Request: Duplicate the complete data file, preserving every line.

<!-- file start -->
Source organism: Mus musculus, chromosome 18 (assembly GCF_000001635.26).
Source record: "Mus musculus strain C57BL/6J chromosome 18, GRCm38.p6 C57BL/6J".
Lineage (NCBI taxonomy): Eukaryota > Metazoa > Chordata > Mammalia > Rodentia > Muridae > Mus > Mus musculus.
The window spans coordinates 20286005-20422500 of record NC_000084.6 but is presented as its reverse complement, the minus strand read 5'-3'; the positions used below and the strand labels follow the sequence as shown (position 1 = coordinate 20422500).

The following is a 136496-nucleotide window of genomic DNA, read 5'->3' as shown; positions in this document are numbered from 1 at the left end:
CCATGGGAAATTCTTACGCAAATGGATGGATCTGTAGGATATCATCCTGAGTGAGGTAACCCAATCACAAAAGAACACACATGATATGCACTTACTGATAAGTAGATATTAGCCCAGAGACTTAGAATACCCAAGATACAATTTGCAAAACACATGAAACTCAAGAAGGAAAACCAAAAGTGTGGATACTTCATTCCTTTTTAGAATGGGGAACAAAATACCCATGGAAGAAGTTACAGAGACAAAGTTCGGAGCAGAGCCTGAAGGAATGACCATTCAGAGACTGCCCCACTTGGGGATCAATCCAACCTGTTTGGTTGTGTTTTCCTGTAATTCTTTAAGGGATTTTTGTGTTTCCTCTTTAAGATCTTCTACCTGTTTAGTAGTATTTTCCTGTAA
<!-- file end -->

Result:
Source organism: Mus musculus, chromosome 18 (assembly GCF_000001635.26).
Source record: "Mus musculus strain C57BL/6J chromosome 18, GRCm38.p6 C57BL/6J".
Lineage (NCBI taxonomy): Eukaryota > Metazoa > Chordata > Mammalia > Rodentia > Muridae > Mus > Mus musculus.
The window spans coordinates 20286005-20422500 of record NC_000084.6 but is presented as its reverse complement, the minus strand read 5'-3'; the positions used below and the strand labels follow the sequence as shown (position 1 = coordinate 20422500).

The following is a 136496-nucleotide window of genomic DNA, read 5'->3' as shown; positions in this document are numbered from 1 at the left end:
CCATGGGAAATTCTTACGCAAATGGATGGATCTGTAGGATATCATCCTGAGTGAGGTAACCCAATCACAAAAGAACACACATGATATGCACTTACTGATAAGTAGATATTAGCCCAGAGACTTAGAATACCCAAGATACAATTTGCAAAACACATGAAACTCAAGAAGGAAAACCAAAAGTGTGGATACTTCATTCCTTTTTAGAATGGGGAACAAAATACCCATGGAAGAAGTTACAGAGACAAAGTTCGGAGCAGAGCCTGAAGGAATGACCATTCAGAGACTGCCCCACTTGGGGATCAATCCAACCTGTTTGGTTGTGTTTTCCTGTAATTCTTTAAGGGATTTTTGTGTTTCCTCTTTAAGATCTTCTACCTGTTTAGTAGTATTTTCCTGTAA